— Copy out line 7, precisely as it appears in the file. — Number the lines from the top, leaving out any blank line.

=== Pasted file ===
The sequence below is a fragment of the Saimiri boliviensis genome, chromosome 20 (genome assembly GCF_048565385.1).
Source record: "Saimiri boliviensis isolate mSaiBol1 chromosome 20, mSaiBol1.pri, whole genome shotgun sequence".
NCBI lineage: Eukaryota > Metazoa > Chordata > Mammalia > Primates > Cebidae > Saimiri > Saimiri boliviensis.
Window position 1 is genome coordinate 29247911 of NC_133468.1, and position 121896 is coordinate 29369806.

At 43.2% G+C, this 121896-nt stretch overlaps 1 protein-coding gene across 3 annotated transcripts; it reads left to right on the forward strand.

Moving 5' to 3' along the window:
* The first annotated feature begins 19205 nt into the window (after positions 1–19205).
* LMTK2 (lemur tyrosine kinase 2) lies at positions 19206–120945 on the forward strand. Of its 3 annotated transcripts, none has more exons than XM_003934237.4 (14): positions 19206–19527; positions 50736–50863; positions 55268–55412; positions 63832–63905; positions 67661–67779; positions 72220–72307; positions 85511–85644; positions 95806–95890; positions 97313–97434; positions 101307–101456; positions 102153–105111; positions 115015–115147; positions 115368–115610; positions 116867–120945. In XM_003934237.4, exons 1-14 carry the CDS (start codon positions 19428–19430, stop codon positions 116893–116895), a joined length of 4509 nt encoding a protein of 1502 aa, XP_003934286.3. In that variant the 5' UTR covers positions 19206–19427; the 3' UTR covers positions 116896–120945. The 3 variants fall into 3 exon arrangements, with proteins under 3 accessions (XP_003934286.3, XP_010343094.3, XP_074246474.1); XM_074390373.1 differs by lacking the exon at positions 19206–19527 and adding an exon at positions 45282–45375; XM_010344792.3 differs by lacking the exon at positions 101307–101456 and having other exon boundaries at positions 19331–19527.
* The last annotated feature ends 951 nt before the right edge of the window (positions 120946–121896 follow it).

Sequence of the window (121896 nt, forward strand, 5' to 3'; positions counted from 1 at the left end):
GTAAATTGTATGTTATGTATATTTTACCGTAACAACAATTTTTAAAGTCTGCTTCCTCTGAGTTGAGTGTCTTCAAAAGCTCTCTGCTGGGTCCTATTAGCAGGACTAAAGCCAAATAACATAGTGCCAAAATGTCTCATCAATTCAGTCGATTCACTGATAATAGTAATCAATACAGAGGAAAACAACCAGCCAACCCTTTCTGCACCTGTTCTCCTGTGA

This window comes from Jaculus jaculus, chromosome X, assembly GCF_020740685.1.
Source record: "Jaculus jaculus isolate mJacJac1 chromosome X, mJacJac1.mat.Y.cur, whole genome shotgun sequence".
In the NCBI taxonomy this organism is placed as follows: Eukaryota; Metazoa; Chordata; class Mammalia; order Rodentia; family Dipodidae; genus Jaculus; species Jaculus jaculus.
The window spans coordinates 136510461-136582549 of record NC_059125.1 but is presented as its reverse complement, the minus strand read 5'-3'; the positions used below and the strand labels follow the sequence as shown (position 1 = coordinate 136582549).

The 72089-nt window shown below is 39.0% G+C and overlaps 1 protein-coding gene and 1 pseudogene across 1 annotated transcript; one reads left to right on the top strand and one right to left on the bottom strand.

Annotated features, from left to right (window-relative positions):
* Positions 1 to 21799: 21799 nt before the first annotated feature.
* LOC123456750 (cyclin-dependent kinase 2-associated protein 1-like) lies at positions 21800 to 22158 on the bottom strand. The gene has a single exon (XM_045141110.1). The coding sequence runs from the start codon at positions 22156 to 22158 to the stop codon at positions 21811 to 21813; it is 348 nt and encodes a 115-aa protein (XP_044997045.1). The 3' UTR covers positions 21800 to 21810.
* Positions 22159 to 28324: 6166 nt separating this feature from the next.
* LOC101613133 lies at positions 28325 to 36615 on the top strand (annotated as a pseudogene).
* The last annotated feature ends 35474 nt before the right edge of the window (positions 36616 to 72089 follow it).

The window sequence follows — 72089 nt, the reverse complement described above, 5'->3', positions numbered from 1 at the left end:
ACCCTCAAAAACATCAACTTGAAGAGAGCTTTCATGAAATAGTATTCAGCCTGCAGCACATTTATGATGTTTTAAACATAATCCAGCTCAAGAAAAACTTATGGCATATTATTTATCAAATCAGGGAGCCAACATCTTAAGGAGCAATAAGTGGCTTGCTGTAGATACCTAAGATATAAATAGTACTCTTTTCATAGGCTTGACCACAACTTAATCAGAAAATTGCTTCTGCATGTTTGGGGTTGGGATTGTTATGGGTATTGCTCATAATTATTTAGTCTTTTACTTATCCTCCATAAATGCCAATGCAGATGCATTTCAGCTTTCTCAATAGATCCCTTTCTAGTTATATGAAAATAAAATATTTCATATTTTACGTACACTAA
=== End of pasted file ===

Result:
* The first annotated feature begins 19205 nt into the window (after positions 1–19205).